Some 18,000 people have signed a petition to save St Francis public nursing home in the city from closure.
The campaign to keep the 33-year-old Upper Newcastle facility open began in response to a HSE West decision taken last year to close it as a residential home, only operating it as a daycare centre in the future.
The move came in the wake of a inspection by the HSE regulator HIQA which made several recommendations to enable it to meet new nursing home standards. The HSE said at the time that complying with this request would mean major and costly changes and would reduce the capacity of the unit very significantly.
Cllr Catherine Connolly, a former vice chairperson of the HSE West’s regional health forum, slammed the health authority’s decision to close the home describing it as “utter madness”.
She said recent figures released by the Irish Nurses and Midwives Organisation that 42 patients at University Hospital Galway are awaiting a transfer to long stay facilities makes a strong argument for keeping the nursing home open.
“I am more convinced than ever that the HSE West’s decision to close it is utter madness and has to be reversed.
“Moreover, the 18,000 people who have already signed the Save St Francis Nursing Home petition also agree the decision is not acceptable. People in Galway are clearly angry both with the HSE West for proposing to close such a wonderful facility and also with the Minister for Health and the Government for condoning such a decision.
“It is important at this point to quote from the HIQA inspection report from September 2009 and more recent reports in May 2010 and January 2011 which clearly confirm that inspectors ‘were satisfied that residents’ nursing, medical and healthcare needs were adequately met’ and further that ‘the food was excellent’. The inspector’s primary concern was in relation to the necessary refurbishment to the building and staff shortages.”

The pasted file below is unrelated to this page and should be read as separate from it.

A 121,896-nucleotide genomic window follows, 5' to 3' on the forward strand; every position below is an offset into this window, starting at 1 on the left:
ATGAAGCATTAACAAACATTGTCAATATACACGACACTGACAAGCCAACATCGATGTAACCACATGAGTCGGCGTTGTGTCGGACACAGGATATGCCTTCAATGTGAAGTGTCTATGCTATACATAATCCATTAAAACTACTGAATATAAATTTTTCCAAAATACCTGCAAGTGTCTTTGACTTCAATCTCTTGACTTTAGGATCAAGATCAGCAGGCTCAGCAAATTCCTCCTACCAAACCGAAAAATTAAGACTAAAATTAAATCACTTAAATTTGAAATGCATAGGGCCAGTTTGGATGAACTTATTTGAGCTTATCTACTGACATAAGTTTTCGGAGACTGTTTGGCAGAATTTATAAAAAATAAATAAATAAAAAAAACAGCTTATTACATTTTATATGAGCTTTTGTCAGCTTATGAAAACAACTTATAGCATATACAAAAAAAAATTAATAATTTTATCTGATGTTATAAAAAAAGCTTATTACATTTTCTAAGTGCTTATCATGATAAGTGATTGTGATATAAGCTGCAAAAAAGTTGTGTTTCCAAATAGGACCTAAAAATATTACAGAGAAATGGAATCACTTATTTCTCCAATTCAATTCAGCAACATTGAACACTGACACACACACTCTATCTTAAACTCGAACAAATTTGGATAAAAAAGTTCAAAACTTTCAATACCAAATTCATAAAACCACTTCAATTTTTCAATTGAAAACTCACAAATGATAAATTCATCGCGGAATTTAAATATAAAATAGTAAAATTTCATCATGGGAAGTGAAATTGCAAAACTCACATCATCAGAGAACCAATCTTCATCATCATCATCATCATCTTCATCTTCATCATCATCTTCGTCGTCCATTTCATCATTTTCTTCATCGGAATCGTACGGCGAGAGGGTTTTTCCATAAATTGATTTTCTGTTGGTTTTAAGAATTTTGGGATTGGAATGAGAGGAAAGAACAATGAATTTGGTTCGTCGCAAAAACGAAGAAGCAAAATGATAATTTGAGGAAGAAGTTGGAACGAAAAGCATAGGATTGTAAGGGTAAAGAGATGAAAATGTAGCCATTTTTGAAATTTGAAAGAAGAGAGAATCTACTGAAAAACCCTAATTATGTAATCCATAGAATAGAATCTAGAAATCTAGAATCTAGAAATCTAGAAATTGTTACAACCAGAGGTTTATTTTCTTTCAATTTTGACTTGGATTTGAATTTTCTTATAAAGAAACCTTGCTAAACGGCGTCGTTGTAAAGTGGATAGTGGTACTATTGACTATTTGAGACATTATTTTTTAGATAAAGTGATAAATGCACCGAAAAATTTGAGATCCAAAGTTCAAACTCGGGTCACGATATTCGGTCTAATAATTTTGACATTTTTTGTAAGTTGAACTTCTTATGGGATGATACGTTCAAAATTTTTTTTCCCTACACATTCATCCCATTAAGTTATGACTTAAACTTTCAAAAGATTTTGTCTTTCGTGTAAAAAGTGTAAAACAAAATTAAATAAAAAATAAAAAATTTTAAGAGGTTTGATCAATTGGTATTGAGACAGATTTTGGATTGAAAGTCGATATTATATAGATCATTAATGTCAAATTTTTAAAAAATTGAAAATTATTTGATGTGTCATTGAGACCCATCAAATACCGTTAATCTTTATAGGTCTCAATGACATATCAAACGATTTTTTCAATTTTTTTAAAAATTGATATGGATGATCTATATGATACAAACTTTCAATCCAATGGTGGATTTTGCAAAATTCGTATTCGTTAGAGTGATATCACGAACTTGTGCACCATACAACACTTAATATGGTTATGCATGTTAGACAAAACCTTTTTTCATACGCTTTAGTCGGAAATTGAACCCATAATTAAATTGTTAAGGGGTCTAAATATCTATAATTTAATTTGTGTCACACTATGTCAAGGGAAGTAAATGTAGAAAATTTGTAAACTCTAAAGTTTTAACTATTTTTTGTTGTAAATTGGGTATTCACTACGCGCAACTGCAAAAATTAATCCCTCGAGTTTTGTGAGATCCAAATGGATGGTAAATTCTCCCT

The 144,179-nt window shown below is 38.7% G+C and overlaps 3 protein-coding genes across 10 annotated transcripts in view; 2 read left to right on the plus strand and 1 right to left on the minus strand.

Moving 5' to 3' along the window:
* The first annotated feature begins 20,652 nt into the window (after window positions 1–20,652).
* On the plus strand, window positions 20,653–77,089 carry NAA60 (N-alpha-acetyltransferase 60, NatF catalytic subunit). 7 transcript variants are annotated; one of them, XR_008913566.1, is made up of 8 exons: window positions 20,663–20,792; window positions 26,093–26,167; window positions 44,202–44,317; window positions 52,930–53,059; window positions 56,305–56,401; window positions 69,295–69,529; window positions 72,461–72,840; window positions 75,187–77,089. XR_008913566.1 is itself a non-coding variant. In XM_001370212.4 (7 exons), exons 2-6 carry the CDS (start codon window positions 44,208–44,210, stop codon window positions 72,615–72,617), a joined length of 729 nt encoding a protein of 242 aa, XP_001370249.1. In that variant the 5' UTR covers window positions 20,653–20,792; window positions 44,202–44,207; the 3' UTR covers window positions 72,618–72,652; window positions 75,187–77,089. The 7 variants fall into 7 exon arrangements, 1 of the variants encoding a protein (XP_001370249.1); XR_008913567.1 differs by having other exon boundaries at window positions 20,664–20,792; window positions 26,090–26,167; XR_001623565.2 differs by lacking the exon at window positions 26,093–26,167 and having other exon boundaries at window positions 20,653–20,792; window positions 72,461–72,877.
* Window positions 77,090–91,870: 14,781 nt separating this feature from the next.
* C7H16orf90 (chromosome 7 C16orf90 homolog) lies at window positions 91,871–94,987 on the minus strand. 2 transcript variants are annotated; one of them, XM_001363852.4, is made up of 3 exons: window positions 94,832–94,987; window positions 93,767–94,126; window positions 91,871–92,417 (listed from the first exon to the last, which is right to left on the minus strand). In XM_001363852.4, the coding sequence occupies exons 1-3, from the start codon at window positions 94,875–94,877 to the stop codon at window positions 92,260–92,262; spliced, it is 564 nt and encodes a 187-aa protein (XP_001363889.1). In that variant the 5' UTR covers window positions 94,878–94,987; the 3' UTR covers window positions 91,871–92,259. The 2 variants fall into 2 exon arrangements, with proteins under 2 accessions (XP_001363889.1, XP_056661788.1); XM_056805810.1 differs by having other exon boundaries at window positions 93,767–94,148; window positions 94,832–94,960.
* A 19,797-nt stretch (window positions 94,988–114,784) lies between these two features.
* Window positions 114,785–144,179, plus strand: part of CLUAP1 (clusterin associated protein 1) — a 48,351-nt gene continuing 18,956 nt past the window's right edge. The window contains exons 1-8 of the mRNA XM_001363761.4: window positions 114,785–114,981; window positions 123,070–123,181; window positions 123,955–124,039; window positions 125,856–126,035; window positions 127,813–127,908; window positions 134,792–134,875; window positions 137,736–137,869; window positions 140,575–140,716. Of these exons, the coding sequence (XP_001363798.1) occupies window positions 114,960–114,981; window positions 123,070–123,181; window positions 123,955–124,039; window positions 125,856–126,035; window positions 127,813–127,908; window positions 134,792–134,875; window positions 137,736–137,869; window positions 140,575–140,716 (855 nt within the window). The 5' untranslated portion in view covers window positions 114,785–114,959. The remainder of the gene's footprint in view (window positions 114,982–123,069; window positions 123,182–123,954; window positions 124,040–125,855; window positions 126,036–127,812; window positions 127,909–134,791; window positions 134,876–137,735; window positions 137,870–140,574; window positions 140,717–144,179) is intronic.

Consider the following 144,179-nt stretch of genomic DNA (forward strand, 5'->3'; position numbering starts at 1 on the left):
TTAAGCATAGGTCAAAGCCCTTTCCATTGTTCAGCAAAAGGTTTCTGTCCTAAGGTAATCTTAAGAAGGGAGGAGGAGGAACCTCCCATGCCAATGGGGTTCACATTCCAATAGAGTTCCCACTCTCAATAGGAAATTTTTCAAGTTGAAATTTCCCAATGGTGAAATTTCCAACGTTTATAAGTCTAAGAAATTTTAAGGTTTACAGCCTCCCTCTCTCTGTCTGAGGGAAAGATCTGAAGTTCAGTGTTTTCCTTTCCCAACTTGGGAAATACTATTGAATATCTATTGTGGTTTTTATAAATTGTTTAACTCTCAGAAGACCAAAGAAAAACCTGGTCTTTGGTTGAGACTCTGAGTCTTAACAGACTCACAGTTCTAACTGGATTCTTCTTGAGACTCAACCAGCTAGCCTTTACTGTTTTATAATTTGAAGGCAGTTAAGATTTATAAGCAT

Earlier the city councillor hit out at the HSE West for what she termed its refusal to spend €200,000 on the refurbishment works necessary to keep the facility open. She said this was less than one third of the annual rent on one HSE West building on the Seamus Quirke Road.
She said that given the level of public outrage at the closure it was high time for the government TDs to stand by their commitments.
“These were given at the public meeting held at the Westwood on 26th September where Deputies Walsh, Kyne and Nolan all agreed that St Francis Nursing Home should be kept open and all agreed to arrange an urgent meeting with the Minister for Health, James O’Reilly.”
She claimed since then, however, there has been a “deafening silence” from the Government TDs and the campaign group is still awaiting their response.
The campaign will continue on Shop Street and outside the city’s shopping centres on Saturdays.
“When the promised meeting with the Minister takes place over 20,000 signatures will be presented to him.”